A: Aperture Priority Mode
A on the Mode dial refers to Aperture Priority mode. It is one of the most useful and popular of the professional modes. Aperture Priority mode is considered a semiautomatic mode because it allows you to control two factors of exposure while the camera adjusts for the other. You choose the aperture value and the ISO, and the camera chooses the shutter speed.
This is one of my favorite modes because the aperture value largely dictates depth of field. Depth of field, along with composition, is a major factor in how you direct attention to what is important in your image. It is the factor that controls how much of your image is in focus. If you want to isolate a subject from the background, such as when shooting a portrait, you can use a large aperture (low f-stop number) to keep the focus on your subject and make both the foreground and background blurry. If you want to keep the entire scene sharply focused, such as with a landscape, then using a small aperture (high f-stop number) will render the greatest possible depth of field.
When to use Aperture Priority (A) mode
When shooting portraits or wildlife (Figure 4.3)
Figure 4.3 A large aperture (low f-stop number) and a longer focal length create a very blurry background to emphasize the subject.
ISO 100 • 1/200 sec. • f/5.6 • 45mm lens
When bracketing images for HDR photography (Figure 4.4)
Figure 4.4 I combined three different exposures of the same scene to create this HDR image. Combining multiple exposures can help capture the entire dynamic range of a scene. It is best to keep the aperture value consistent while adjusting the shutter speed for different exposures.
ISO 800 • f/11 • multiple shutter speeds • 16–35mm lens
When shooting landscape photography, which often benefits from a large depth of field (Figure 4.5)
Figure 4.5 The smaller aperture setting (higher f-stop number) brings sharpness to near and far objects.
ISO 200 • 1/400 sec. • f/8 • 35–100mm lens
We have established that Aperture Priority (A) mode is highly useful in controlling the depth of field in your image. It’s also pivotal in determining the limits of available light that you can shoot in. Different lenses have different maximum apertures. The larger the maximum aperture, the less light you need in order to achieve a properly exposed image. If your lens has a larger aperture, you can let in more light all at once, which means that you can use faster shutter speeds to reduce hand shake and blurriness in the final picture. This is why lenses with large maximum apertures, such as f/1.4, are called “fast” lenses.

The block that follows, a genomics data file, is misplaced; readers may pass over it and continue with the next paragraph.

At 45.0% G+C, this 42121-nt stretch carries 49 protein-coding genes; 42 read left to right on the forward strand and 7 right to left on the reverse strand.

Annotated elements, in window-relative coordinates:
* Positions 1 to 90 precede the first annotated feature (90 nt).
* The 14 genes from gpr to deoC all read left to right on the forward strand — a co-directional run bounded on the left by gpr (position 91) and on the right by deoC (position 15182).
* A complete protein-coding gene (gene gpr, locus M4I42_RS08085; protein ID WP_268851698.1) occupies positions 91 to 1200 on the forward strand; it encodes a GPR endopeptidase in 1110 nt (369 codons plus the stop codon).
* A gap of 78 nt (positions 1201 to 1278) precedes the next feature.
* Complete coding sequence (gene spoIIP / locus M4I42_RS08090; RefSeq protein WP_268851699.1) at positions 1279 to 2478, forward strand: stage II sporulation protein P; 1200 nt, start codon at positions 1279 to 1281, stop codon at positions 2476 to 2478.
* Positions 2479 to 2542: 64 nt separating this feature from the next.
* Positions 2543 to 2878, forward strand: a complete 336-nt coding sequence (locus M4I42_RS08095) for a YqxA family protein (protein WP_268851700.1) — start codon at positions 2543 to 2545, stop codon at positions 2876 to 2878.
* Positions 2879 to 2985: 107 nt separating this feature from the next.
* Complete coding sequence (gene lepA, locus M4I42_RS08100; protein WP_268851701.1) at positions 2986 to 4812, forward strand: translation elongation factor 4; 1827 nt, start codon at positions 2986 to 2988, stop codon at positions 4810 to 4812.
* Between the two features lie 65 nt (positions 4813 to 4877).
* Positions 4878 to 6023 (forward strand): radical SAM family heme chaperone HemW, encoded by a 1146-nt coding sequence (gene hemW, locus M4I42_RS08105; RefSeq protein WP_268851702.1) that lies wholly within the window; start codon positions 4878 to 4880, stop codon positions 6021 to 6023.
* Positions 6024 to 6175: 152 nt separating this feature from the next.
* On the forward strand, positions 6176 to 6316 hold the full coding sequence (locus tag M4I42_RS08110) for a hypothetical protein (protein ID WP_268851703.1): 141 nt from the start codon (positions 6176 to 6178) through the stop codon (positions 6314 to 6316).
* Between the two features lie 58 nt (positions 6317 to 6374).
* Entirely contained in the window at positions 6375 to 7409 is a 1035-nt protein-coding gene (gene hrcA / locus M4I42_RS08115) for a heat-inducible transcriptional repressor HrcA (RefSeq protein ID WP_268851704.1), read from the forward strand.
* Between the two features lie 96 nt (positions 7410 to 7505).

On the other hand, bright scenes require the use of a small aperture (such as f/16 or f/22), especially if you want to use a slower shutter speed. That small opening reduces the amount of incoming light, and this reduction of light allows the shutter stay open longer.
Setting up and shooting in A mode
- Turn your camera on and then turn the Mode dial to align the A with the indicator line.
To select your ISO on the GX7, press the ISO button (), rotate the Rear dial to the desired setting, and press the Rear dial to select (the ISO selection will appear in the electronic viewfinder and the rear LCD panel).
On the GM1, press the Fn1 button we assigned to ISO in Chapter 1. Rotate the Control dial to the desired setting and press MENU/SET.
- Turn the Front dial (GM1: Control dial) to select the aperture value (f-stop). Turn the dial to the left for a larger aperture (lower f-stop number) and to the right for a smaller aperture (higher f-stop number).
- Point the camera at your subject, and then activate the camera meter by depressing the shutter button halfway.
- View the exposure information in the electronic viewfinder or on the rear LCD panel.
- Press and turn the Rear dial (GM1: , then Control dial) to change the exposure compensation to make the image brighter or darker.